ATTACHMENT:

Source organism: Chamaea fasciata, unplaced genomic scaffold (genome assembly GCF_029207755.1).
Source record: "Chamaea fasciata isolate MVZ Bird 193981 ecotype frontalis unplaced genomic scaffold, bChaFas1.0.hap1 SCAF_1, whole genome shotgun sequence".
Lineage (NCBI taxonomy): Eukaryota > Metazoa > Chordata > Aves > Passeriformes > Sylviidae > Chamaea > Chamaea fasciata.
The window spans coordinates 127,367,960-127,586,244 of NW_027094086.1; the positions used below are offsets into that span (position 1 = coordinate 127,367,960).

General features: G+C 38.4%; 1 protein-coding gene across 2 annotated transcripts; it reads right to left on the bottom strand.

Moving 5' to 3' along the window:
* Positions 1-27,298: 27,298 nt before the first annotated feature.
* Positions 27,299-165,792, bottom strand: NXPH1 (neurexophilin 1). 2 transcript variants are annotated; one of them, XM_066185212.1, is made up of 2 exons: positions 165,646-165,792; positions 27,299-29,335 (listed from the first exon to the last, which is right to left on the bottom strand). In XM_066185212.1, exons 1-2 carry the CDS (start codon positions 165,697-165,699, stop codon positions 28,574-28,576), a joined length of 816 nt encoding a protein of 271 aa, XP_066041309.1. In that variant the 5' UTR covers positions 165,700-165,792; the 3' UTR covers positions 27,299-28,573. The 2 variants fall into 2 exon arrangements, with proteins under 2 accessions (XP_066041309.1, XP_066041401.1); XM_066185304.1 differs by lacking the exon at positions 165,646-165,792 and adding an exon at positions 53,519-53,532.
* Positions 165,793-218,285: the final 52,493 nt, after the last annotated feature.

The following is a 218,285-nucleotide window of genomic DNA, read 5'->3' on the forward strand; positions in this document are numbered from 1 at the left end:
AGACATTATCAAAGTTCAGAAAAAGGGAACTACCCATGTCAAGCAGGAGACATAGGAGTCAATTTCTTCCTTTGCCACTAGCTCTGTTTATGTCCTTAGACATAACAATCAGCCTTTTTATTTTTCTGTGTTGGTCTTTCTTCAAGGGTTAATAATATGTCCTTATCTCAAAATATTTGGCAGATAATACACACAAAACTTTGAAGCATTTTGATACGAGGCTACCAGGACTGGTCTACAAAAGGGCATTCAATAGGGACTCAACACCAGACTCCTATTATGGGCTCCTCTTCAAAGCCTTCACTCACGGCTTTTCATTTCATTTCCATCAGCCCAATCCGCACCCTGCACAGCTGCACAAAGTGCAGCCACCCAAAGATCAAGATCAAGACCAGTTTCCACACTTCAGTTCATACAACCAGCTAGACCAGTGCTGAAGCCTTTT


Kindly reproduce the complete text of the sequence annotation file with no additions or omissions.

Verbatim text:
Source organism: Chamaea fasciata, unplaced genomic scaffold (genome assembly GCF_029207755.1).
Source record: "Chamaea fasciata isolate MVZ Bird 193981 ecotype frontalis unplaced genomic scaffold, bChaFas1.0.hap1 SCAF_1, whole genome shotgun sequence".
Lineage (NCBI taxonomy): Eukaryota > Metazoa > Chordata > Aves > Passeriformes > Sylviidae > Chamaea > Chamaea fasciata.
The window spans coordinates 127,367,960-127,586,244 of NW_027094086.1; the positions used below are offsets into that span (position 1 = coordinate 127,367,960).

General features: G+C 38.4%; 1 protein-coding gene across 2 annotated transcripts; it reads right to left on the bottom strand.

Moving 5' to 3' along the window:
* Positions 1-27,298: 27,298 nt before the first annotated feature.
* Positions 27,299-165,792, bottom strand: NXPH1 (neurexophilin 1). 2 transcript variants are annotated; one of them, XM_066185212.1, is made up of 2 exons: positions 165,646-165,792; positions 27,299-29,335 (listed from the first exon to the last, which is right to left on the bottom strand). In XM_066185212.1, exons 1-2 carry the CDS (start codon positions 165,697-165,699, stop codon positions 28,574-28,576), a joined length of 816 nt encoding a protein of 271 aa, XP_066041309.1. In that variant the 5' UTR covers positions 165,700-165,792; the 3' UTR covers positions 27,299-28,573. The 2 variants fall into 2 exon arrangements, with proteins under 2 accessions (XP_066041309.1, XP_066041401.1); XM_066185304.1 differs by lacking the exon at positions 165,646-165,792 and adding an exon at positions 53,519-53,532.
* Positions 165,793-218,285: the final 52,493 nt, after the last annotated feature.

The following is a 218,285-nucleotide window of genomic DNA, read 5'->3' on the forward strand; positions in this document are numbered from 1 at the left end:
AGACATTATCAAAGTTCAGAAAAAGGGAACTACCCATGTCAAGCAGGAGACATAGGAGTCAATTTCTTCCTTTGCCACTAGCTCTGTTTATGTCCTTAGACATAACAATCAGCCTTTTTATTTTTCTGTGTTGGTCTTTCTTCAAGGGTTAATAATATGTCCTTATCTCAAAATATTTGGCAGATAATACACACAAAACTTTGAAGCATTTTGATACGAGGCTACCAGGACTGGTCTACAAAAGGGCATTCAATAGGGACTCAACACCAGACTCCTATTATGGGCTCCTCTTCAAAGCCTTCACTCACGGCTTTTCATTTCATTTCCATCAGCCCAATCCGCACCCTGCACAGCTGCACAAAGTGCAGCCACCCAAAGATCAAGATCAAGACCAGTTTCCACACTTCAGTTCATACAACCAGCTAGACCAGTGCTGAAGCCTTTT